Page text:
KANGXI or YONGZHENG c.1700 – 1735 Biscuit Glazed Chinese Porcelain
An 18th Century Chinese Biscuit Porcelain Water-Dropper in the Form of a Fu Dog. The Small Moulded Form Shows the Seated Animal with a Large Toothy Grin. The Eyes are Picked Out in Black Iron-Oxide and There is a Spout Above his Front Legs.
- Very good, a minute glaze chip to the end of the spout c.3 x 2 mm and another to the ear c.1 x 1 mm.
- Height : 6 cm (2 1/3 inches). Length : 7.6 cm (3 inches).
- A Private European Collection of Chinese Porcelain.
- Stock number
Monochrome Glazed Biscuit Porcelain :
Chinese porcelain with a clear turquoise, green or aubergine glaze over a biscuit body was exported to Europe from the Kangxi period (1662-1722) onwards. The brightly colour with a clear shiny glaze was like nothing produced in Europe at the time. Monochrome glazed Chinese export porcelain was especially popular in France during the 18th century and to this day many pieces can be found in French private collections. French taste in the second quarter of the 18th century tired of Chinese blue and white porcelain, indeed by this time France was producing it`s own blue and white porcelain at St.Cloud among other factories. Collectors like the duc d`Aumont had a large collection of monochrome Chinese porcelain, with celadons as a favourite. They were sometimes made more French by the addition of ormolu mounts, 43 % of his collection had mounts.
Objects For The Scholar`s Desk :
The term `Scholar`s object` refers to something used by a Chinese scholar in his studio, it includes everything from tables, screens and chairs to the smaller objects found on the scholar`s desk. The material used for these desk objects varied greatly, from bamboo to stone, ivory, wood and metal, but ceramics were by far the most commonly used material, even though ceramics rated lowest in ranking of importance. Bamboo, ivory or wood might not be durable enough and metal was sometimes too heavy but ceramic objects could be thrown or moulded in to an infinite variety of forms. Most of the objects made centered around the functions of writing and painting. Brushpots of different sizes and shape were needed to take the various types of brush, the same applies to brushrests. Water droppers for adding water to dry solid ink when it was ground on an inkstones, as well as the inkstones themselves were all needed, as were water-pots and brushwashers, all of these could be made of porcelain. But these were not merely functional items, they conveyed symbolic mean, often enhancing scholarly virtues and the wish for longevity. They were meant to inspire the writer, poet and artist but it is clear they could also exhibit a great sense of humour, sometimes having almost child like quality. Objects for the scholar`s desk were made out of many different ceramic bodies, during the Song Dynasty (960-1279) Qingbai porcelain was most frequently used, often in moulded form but by the late 17th and early 18th century biscuit porcelain with coloured glazes such as green, aubergine or turquoise were popular. It appears highly likely some of these objects were shipped to Europe at the time, especially France and were they were seen as whimsical novelties divorced from their true scholarly function.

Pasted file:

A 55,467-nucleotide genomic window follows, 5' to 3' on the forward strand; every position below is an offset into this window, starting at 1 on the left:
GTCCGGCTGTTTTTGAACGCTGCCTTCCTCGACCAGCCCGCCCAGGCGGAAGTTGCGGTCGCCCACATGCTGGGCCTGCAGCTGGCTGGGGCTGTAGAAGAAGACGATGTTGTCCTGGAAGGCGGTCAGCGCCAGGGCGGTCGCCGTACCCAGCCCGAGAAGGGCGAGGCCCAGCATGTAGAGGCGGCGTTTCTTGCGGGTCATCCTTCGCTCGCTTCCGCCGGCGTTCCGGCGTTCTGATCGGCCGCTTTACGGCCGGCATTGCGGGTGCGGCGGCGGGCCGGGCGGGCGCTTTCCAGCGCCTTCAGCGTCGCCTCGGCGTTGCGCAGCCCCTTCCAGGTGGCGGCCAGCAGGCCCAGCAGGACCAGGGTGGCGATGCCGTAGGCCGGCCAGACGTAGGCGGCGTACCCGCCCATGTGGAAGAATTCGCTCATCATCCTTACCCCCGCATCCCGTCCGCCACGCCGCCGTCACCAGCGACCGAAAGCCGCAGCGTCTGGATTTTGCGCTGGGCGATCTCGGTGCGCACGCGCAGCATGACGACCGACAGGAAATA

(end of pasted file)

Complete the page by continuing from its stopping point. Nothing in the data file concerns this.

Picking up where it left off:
Dogs of Fu :
Interestingly, the lion is not indigenous to China. When Buddhist priests, or possibly traders, brought stories to China about stone dogs guarding the entry to Indian Buddhist temples, Chinese sculptors modelled statues after native dogs for use outside their temples. The mythic version of the animal, was known as the Dog of Fo, the word Fo being Chinese for Buddha. (Compare the Chow Chow, Pekingese, Shi Tzu, Shar-Pei, and Pug breeds.) The Buddhist version of the dog was originally introduced to Han China as the protector of dharma and these dogs have been found in religious art as early as 208 BC. Gradually they were incorporated as guardians of the Chinese Imperial dharm. However, Chinese sensitivity metamorphosed the dog into a lion, since this seems more appropriate to the dignity of an emperor when he used the beasts to guard his gates. The mythic dog is sometimes associated with feng shui, and are often called Fu Dogs. Fu means `happiness` in Chinese; however, the term "Fu Dog," and its variant Foo Dog, are not used in Chinese. Instead, they are known as Rui Shi("auspicious lions") or simply Shi ("lions"). There are various styles of imperial guardian lions reflecting influences from different time periods, imperial dynasties, and regions of China. These styles vary in their artistic detail and adornment as well as in the depiction of the lions from fierce to serene.